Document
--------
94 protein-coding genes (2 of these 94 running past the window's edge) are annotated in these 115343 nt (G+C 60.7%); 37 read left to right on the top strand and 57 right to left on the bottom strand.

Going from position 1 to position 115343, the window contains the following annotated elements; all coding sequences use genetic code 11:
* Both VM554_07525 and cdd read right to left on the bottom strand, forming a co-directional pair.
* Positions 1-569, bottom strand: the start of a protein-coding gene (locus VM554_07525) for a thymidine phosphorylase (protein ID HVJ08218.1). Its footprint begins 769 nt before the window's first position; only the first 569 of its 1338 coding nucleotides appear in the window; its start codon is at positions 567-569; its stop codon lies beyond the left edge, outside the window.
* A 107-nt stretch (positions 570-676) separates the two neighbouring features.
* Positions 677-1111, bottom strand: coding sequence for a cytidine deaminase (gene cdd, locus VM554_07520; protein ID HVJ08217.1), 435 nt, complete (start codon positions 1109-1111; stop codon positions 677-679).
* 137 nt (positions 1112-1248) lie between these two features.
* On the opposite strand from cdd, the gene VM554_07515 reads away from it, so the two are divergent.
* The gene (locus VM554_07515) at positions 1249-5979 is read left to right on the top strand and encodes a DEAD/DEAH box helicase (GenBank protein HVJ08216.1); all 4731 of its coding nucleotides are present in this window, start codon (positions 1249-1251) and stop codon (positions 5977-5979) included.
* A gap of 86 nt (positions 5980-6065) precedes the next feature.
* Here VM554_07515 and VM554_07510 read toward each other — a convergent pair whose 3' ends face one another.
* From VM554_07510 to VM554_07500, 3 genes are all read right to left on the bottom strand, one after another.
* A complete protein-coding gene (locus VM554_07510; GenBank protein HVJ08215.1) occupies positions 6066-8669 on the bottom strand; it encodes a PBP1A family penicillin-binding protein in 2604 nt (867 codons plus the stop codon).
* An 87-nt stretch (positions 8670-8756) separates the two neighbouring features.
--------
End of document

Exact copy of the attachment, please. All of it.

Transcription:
94 protein-coding genes (2 of these 94 running past the window's edge) are annotated in these 115343 nt (G+C 60.7%); 37 read left to right on the top strand and 57 right to left on the bottom strand.

Going from position 1 to position 115343, the window contains the following annotated elements; all coding sequences use genetic code 11:
* Both VM554_07525 and cdd read right to left on the bottom strand, forming a co-directional pair.
* Positions 1-569, bottom strand: the start of a protein-coding gene (locus VM554_07525) for a thymidine phosphorylase (protein ID HVJ08218.1). Its footprint begins 769 nt before the window's first position; only the first 569 of its 1338 coding nucleotides appear in the window; its start codon is at positions 567-569; its stop codon lies beyond the left edge, outside the window.
* A 107-nt stretch (positions 570-676) separates the two neighbouring features.
* Positions 677-1111, bottom strand: coding sequence for a cytidine deaminase (gene cdd, locus VM554_07520; protein ID HVJ08217.1), 435 nt, complete (start codon positions 1109-1111; stop codon positions 677-679).
* 137 nt (positions 1112-1248) lie between these two features.
* On the opposite strand from cdd, the gene VM554_07515 reads away from it, so the two are divergent.
* The gene (locus VM554_07515) at positions 1249-5979 is read left to right on the top strand and encodes a DEAD/DEAH box helicase (GenBank protein HVJ08216.1); all 4731 of its coding nucleotides are present in this window, start codon (positions 1249-1251) and stop codon (positions 5977-5979) included.
* A gap of 86 nt (positions 5980-6065) precedes the next feature.
* Here VM554_07515 and VM554_07510 read toward each other — a convergent pair whose 3' ends face one another.
* From VM554_07510 to VM554_07500, 3 genes are all read right to left on the bottom strand, one after another.
* A complete protein-coding gene (locus VM554_07510; GenBank protein HVJ08215.1) occupies positions 6066-8669 on the bottom strand; it encodes a PBP1A family penicillin-binding protein in 2604 nt (867 codons plus the stop codon).
* An 87-nt stretch (positions 8670-8756) separates the two neighbouring features.